Parkrun Records Controversy Sparks Responding Letter From Parkrunners And Protests At Local Events

Parkrun petitions to reinstate records now have over 18,500 signatures


The recent decision by parkrun to remove certain performance statistics from its website has ignited a firestorm of debate within the running community, prompting widespread reactions and actions from parkrunners around the world.

In response to parkrun CEO Russ Jefferys’ open letter reaffirming the organization’s commitment to inclusivity and defending the decision not to reinstate record lists and stats, petitioners, including Will Hartley, Mary Taylor, Mark Purvis, and several other ordinary parkrunners, have penned a responding open letter expressing their concerns. 

Parkrun Records Controversy Sparks Responding Letter From Parkrunners And Protests At Local Events 1

The letter, dated Tuesday, February 20th, 2024, emphasizes the importance of these records as motivational and inspirational tools for parkrun participants and calls for their reinstatement. 

At the time of writing, the petitions have garnered over 18,500 signatures from parkrunners globally, demonstrating the widespread support for restoring the statistics.

In his statement, Jefferys highlighted parkrun’s core mission of promoting inclusivity and accessibility to physical activity for people of all backgrounds.

However, many within the parkrun community have questioned the rationale behind the removal of performance statistics, arguing that these records serve as important markers of personal achievement and progress. 

The controversy has highlighted differing perspectives on the role of competition within the parkrun ethos and the balance between inclusivity and preserving the elements that have made parkrun a beloved institution for millions.

The controversy surrounding parkrun’s decision has also sparked action at the local level.

Yeppoon parkrun, a small parkrun event in Queensland, Australia, announced its decision to cancel the upcoming event on Saturday, February 24th, as a one-off protest against the changes.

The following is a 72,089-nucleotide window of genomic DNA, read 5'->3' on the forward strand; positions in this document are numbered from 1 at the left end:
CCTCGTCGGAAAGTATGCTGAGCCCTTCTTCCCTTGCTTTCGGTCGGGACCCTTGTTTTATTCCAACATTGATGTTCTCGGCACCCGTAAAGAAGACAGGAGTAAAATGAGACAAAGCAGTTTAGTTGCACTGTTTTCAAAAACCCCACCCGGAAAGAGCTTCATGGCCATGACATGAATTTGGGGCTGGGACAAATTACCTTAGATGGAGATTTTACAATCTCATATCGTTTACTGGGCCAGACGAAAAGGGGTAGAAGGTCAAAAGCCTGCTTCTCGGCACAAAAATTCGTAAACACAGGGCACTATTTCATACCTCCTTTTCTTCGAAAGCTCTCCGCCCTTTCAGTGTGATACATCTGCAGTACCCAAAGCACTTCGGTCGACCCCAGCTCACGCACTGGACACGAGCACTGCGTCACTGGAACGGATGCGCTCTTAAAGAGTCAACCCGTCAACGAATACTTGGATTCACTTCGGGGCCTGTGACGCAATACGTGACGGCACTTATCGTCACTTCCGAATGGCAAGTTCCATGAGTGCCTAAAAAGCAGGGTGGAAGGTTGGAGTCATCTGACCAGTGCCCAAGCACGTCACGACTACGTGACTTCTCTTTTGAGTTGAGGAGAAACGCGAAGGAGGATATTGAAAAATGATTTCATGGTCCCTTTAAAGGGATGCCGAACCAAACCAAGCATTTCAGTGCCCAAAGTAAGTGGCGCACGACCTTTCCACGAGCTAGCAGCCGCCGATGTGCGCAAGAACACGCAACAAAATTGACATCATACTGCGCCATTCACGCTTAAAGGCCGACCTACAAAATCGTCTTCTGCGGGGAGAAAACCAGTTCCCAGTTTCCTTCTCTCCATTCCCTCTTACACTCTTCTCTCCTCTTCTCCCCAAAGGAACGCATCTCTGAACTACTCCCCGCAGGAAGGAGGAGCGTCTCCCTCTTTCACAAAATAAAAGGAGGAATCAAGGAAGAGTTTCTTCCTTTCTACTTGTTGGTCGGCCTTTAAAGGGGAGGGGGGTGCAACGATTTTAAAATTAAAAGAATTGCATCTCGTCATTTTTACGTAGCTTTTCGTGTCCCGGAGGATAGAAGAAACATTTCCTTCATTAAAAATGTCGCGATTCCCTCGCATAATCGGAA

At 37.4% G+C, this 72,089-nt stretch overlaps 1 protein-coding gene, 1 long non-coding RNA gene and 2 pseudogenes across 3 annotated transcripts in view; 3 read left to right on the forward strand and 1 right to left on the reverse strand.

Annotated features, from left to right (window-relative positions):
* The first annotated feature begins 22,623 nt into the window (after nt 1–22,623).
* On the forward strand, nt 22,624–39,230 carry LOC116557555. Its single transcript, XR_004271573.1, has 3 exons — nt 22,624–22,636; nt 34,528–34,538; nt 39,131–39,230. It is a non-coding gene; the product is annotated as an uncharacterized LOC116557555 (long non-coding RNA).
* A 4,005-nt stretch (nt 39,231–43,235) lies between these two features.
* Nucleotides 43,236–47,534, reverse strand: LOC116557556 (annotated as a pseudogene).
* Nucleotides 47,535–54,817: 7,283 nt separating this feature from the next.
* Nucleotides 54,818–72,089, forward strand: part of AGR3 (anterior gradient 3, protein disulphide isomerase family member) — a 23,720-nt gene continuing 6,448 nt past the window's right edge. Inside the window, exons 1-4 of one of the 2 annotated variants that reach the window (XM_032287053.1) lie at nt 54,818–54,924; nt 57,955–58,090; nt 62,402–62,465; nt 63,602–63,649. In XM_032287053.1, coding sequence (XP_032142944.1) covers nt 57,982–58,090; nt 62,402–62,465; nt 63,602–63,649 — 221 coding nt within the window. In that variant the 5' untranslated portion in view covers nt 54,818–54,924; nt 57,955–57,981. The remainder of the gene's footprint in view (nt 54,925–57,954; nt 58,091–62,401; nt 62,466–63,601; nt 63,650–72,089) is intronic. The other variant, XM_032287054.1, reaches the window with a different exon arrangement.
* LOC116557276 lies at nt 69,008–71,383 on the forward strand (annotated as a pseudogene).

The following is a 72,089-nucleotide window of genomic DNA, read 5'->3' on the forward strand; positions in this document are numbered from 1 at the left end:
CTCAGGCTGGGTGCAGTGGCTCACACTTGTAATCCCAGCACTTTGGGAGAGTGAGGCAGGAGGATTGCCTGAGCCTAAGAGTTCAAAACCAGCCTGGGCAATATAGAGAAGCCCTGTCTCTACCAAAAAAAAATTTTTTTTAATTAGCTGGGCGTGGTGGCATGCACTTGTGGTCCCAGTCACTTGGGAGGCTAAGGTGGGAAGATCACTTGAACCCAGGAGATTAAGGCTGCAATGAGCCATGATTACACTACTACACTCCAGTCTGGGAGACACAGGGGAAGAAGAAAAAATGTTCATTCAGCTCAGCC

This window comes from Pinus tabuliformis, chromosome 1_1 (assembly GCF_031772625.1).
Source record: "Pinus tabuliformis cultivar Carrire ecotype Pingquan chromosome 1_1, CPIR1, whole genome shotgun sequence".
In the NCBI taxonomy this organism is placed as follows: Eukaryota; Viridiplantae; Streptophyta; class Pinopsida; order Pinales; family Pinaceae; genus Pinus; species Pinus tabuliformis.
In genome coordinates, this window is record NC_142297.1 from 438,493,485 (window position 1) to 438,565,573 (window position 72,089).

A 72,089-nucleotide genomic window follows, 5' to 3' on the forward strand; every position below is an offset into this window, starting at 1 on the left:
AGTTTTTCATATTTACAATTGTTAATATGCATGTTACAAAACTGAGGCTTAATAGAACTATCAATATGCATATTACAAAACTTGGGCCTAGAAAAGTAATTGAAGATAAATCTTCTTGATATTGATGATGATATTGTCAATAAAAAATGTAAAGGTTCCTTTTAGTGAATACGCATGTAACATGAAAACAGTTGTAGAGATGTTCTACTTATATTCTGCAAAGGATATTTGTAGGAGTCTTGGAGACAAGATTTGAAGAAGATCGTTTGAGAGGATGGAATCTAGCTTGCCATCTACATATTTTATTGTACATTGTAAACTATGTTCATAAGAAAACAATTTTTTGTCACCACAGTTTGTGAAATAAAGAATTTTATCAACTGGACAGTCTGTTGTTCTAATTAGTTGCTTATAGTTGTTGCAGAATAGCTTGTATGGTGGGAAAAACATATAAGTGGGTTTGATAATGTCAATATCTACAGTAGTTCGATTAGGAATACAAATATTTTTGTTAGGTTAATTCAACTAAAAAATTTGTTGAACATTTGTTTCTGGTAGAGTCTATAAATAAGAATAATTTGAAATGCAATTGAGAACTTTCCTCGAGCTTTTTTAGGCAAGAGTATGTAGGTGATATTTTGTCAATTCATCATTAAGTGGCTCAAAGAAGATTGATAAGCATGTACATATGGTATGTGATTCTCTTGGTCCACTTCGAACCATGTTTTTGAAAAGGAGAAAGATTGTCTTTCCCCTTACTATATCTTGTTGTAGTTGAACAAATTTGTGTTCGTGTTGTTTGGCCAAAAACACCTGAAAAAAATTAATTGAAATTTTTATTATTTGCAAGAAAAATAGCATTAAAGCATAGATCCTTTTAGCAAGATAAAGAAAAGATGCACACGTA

The event directors cited concerns about the removal of performance statistics and its potential impact on participants’ enjoyment of parkrun. 

However, this decision was swiftly challenged when the managing director of parkrun Australia intervened, uncanceling the event and calling for new volunteers to ensure its continuation.

The handling of this situation has led to further discussion and debate on social media platforms.

Hartley, one of the petition organizers, expressed disappointment with the handling of the situation, particularly regarding the intervention in Yeppoon parkrun’s decision to cancel the event. 

Hartley emphasized the importance of respectful dialogue and expressed support for parkrunners to protest in ways they see fit while advocating for a resolution that addresses the concerns raised by the community.

While both sides of the debate continue to present their arguments, the core issue remains unresolved. 

Parkrunners worldwide are passionate about their community and are calling for a resolution that balances inclusivity while still preserving the elements that have made parkrun a beloved institution for millions. 

As the discussions evolve, the future of parkrun records and its view within its global community remains uncertain.

You can read the full open letter from parkrun petitioners below:

Parkrun Records Controversy Sparks Responding Letter From Parkrunners And Protests At Local Events 2

An open letter from petitioners to parkrun global, Tuesday 20th February 2024

Dear parkrun central team, Russ Jefferys and board of trustees,